I’m reading the David Baldacci novel “Memory Man.” The main character has a condition, caused by a football injury to his brain, where he remembers everything that ever happened to him, everyone he met, every situation.
That’s a lot of crap to store in your cranium, but our brains seem to come with a pretty big grey matter drive on which to store things.
I don’t have that condition but I do have an inordinate ability to remember arcane details, yet I can’t remember someone’s name 20 seconds after meeting them.
For instance, I can remember routes and roads and directions in towns I’ve barely passed through. My CNN Detroit crew once named me “Rand” for mapmakers Rand-McNally. The most extreme case was while we were passing through Findlay, Ohio. Chester, our videographer said he was hungry. “Oh, make a left at the next light. There’s an Arbys.”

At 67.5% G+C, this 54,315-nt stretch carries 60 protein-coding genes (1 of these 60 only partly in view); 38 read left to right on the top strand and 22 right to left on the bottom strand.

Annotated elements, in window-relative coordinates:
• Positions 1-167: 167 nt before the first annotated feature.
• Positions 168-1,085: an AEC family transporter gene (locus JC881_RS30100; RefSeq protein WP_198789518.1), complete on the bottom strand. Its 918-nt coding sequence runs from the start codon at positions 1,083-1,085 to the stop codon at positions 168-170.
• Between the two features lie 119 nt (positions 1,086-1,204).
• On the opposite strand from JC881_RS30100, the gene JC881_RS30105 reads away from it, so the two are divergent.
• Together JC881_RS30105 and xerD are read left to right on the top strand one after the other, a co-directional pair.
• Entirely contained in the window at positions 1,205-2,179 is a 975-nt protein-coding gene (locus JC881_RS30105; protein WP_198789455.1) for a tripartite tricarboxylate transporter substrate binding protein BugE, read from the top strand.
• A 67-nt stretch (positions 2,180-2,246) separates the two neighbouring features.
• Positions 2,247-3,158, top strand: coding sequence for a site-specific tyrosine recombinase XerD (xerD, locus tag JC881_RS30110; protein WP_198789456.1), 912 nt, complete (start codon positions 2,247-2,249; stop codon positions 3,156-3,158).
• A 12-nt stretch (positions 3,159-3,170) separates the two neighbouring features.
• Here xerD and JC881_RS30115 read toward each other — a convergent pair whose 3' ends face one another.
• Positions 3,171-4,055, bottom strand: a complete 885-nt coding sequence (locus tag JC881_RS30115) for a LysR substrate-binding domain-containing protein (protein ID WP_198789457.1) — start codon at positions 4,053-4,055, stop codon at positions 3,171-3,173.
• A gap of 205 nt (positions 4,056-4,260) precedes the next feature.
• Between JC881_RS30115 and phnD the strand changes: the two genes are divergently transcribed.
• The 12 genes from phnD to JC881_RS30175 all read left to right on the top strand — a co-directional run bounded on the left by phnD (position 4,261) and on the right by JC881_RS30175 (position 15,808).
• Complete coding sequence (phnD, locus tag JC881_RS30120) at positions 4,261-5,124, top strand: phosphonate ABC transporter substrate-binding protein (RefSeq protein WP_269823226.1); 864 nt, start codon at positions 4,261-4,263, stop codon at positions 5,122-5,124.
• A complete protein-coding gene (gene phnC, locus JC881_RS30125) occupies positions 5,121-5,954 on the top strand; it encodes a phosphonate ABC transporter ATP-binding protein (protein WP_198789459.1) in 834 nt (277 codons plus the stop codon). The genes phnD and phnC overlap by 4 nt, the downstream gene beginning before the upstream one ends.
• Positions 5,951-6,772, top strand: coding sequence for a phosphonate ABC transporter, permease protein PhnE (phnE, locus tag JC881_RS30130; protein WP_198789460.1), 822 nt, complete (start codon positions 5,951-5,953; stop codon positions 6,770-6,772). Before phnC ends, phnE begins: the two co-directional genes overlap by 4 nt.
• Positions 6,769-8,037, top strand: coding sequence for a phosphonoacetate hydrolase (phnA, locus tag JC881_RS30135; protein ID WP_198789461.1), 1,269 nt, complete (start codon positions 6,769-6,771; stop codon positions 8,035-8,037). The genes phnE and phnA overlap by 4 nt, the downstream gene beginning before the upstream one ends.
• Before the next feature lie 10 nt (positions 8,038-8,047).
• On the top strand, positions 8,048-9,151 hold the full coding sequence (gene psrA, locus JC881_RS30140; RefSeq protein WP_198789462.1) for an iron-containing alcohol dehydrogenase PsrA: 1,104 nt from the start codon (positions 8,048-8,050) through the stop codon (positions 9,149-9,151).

Instead of thanking me for the tip, Chester’s face became all contorted as he semi-angrily says, “why! why the fuck would you know that? why would you know there’s an Arby’s in Findlay, fucking Ohio?”
“Oh,” I calmly replied. “we did a story there 10 years ago.”
“No!” yelled Chester. “No one remembers that stuff! That’s not normal! But I am in the mood for a roast beef, curly fries and a Jamocha shake.”
But this was actually normal for me and I used to joke that it would be great if our brains were equipped with spit valves, like trumpets. When you used a useless piece of information you’d been storing for too long, you pulled the valve and it left your brain and made room for new information. In fact, Chester and I didn’t even have to say it. When I spouted forth with such content, we both just looked at each other, reached behind our noggins and made a pulling gesture, as if we were activating our brains’ spit valves.
Oh, to this day, I’ll remember little incidents, colors, songs, phrases, situations that really never needed to be withdrawn from my memory bank. I can’t do it on demand. Something has to trigger it. Sometimes those recollections surprise and delight. Often times, however, the unwilling victim of my uncanny recall will roll their eyes and just say “spit valve.”
But to not have that mental spit valve, as someone with the condition described in “Memory Man” wouldn’t really bother me. Who knows. You never know when you’ll be in Findlay, Ohio again…and hungry.